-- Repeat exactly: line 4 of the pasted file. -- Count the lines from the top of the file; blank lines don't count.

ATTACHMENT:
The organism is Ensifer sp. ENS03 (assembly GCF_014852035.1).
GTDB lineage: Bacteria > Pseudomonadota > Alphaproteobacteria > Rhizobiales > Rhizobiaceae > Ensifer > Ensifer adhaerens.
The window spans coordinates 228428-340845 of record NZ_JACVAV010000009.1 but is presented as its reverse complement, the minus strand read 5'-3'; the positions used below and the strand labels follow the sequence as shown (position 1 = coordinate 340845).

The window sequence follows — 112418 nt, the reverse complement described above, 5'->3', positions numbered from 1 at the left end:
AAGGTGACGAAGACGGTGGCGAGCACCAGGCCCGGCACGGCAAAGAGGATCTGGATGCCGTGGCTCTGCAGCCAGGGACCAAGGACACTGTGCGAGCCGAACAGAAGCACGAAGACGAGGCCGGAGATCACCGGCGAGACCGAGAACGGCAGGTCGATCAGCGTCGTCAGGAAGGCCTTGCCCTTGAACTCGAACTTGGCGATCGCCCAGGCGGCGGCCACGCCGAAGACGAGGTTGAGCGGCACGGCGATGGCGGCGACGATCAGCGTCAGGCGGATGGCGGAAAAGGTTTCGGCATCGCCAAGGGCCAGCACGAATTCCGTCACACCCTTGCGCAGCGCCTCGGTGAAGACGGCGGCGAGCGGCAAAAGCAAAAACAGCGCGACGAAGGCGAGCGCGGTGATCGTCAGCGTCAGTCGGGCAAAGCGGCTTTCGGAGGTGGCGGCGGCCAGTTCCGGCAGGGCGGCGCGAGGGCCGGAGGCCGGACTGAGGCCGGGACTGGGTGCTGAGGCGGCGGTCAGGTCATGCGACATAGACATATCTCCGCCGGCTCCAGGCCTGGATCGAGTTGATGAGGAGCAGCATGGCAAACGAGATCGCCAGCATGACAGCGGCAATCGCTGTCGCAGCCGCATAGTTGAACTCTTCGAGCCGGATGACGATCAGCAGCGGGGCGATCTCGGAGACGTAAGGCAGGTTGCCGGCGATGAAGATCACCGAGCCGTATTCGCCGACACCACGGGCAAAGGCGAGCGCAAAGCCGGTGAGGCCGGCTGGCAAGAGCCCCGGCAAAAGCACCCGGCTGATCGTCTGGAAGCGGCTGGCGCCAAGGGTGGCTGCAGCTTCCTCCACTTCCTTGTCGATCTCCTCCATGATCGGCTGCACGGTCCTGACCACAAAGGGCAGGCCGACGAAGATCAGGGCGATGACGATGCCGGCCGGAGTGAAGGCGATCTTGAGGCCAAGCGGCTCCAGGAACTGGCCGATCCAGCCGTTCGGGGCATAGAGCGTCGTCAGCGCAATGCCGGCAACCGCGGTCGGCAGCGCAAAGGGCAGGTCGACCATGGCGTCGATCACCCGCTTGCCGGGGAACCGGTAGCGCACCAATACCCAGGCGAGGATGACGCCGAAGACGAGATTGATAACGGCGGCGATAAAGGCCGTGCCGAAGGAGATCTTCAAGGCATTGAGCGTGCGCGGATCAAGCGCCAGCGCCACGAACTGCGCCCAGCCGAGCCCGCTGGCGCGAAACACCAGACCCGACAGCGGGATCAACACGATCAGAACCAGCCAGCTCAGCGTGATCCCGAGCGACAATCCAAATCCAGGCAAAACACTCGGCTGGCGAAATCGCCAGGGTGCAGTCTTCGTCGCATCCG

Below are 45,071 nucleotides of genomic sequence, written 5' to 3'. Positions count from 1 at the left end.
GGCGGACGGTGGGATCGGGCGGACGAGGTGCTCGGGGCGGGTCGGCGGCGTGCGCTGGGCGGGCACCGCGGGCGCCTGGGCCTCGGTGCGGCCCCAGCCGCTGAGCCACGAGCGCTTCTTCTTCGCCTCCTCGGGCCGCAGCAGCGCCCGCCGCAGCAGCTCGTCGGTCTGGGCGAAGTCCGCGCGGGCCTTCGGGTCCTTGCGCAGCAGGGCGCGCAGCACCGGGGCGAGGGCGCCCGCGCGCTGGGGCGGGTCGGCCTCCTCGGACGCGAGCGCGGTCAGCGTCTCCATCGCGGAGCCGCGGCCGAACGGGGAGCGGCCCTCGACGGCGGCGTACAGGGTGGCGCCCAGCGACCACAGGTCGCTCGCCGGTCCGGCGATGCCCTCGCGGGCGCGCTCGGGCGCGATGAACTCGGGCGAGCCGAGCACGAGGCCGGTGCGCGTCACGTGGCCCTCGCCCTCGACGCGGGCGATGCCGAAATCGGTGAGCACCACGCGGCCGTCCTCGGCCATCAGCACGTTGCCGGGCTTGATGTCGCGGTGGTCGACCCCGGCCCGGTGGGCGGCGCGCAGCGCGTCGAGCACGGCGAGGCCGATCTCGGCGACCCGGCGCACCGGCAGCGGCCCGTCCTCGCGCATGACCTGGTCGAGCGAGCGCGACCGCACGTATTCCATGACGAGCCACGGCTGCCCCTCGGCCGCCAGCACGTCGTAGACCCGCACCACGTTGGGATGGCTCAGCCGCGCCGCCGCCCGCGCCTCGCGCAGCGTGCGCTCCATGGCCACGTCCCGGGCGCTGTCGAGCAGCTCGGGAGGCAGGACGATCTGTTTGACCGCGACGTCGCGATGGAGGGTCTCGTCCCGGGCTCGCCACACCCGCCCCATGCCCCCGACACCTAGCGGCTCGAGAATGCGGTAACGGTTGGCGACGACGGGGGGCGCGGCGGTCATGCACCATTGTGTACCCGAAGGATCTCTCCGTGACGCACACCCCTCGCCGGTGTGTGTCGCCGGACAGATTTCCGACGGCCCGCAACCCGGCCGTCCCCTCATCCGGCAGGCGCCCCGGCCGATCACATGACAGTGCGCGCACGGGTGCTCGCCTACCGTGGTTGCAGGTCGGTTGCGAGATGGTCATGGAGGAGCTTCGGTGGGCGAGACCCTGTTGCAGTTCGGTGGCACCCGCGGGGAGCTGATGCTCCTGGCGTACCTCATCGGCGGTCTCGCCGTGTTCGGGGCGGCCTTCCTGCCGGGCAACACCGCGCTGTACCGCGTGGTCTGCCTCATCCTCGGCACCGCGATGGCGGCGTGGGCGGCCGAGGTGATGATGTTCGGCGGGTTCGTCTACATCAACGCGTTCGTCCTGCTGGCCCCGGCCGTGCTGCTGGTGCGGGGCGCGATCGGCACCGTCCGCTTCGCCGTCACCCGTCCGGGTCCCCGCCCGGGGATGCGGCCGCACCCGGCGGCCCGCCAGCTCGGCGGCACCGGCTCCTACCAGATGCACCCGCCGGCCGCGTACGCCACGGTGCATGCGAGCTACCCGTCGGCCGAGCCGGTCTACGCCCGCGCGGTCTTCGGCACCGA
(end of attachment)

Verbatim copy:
The window sequence follows — 112418 nt, the reverse complement described above, 5'->3', positions numbered from 1 at the left end: